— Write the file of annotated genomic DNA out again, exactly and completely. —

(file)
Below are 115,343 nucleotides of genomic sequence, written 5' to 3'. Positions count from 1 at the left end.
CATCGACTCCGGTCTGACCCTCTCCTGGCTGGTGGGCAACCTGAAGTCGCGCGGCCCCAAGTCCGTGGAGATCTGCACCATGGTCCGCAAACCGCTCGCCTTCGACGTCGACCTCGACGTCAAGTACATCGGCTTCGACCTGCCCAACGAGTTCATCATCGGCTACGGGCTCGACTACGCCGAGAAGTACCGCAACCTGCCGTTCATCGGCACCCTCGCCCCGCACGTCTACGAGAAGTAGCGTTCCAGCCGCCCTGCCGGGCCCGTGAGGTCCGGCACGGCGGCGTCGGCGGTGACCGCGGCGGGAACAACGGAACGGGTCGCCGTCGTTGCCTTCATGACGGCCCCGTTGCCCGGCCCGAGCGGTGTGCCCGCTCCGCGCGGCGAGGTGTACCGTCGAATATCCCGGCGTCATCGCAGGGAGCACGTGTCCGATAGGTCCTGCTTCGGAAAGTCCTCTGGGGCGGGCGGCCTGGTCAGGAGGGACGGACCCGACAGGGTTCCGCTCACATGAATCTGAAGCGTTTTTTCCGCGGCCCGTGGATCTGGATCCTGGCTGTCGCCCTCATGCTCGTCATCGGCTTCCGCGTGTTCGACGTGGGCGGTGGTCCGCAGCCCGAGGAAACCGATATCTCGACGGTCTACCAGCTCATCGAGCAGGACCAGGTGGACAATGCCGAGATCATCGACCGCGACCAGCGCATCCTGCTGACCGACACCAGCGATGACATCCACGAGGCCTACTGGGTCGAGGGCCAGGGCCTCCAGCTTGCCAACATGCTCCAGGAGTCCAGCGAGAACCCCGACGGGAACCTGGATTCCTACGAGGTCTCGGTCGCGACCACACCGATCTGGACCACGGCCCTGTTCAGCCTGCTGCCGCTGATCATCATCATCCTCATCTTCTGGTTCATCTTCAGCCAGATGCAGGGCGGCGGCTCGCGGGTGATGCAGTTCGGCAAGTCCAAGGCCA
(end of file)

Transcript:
Below are 115,343 nucleotides of genomic sequence, written 5' to 3'. Positions count from 1 at the left end.
CATCGACTCCGGTCTGACCCTCTCCTGGCTGGTGGGCAACCTGAAGTCGCGCGGCCCCAAGTCCGTGGAGATCTGCACCATGGTCCGCAAACCGCTCGCCTTCGACGTCGACCTCGACGTCAAGTACATCGGCTTCGACCTGCCCAACGAGTTCATCATCGGCTACGGGCTCGACTACGCCGAGAAGTACCGCAACCTGCCGTTCATCGGCACCCTCGCCCCGCACGTCTACGAGAAGTAGCGTTCCAGCCGCCCTGCCGGGCCCGTGAGGTCCGGCACGGCGGCGTCGGCGGTGACCGCGGCGGGAACAACGGAACGGGTCGCCGTCGTTGCCTTCATGACGGCCCCGTTGCCCGGCCCGAGCGGTGTGCCCGCTCCGCGCGGCGAGGTGTACCGTCGAATATCCCGGCGTCATCGCAGGGAGCACGTGTCCGATAGGTCCTGCTTCGGAAAGTCCTCTGGGGCGGGCGGCCTGGTCAGGAGGGACGGACCCGACAGGGTTCCGCTCACATGAATCTGAAGCGTTTTTTCCGCGGCCCGTGGATCTGGATCCTGGCTGTCGCCCTCATGCTCGTCATCGGCTTCCGCGTGTTCGACGTGGGCGGTGGTCCGCAGCCCGAGGAAACCGATATCTCGACGGTCTACCAGCTCATCGAGCAGGACCAGGTGGACAATGCCGAGATCATCGACCGCGACCAGCGCATCCTGCTGACCGACACCAGCGATGACATCCACGAGGCCTACTGGGTCGAGGGCCAGGGCCTCCAGCTTGCCAACATGCTCCAGGAGTCCAGCGAGAACCCCGACGGGAACCTGGATTCCTACGAGGTCTCGGTCGCGACCACACCGATCTGGACCACGGCCCTGTTCAGCCTGCTGCCGCTGATCATCATCATCCTCATCTTCTGGTTCATCTTCAGCCAGATGCAGGGCGGCGGCTCGCGGGTGATGCAGTTCGGCAAGTCCAAGGCCA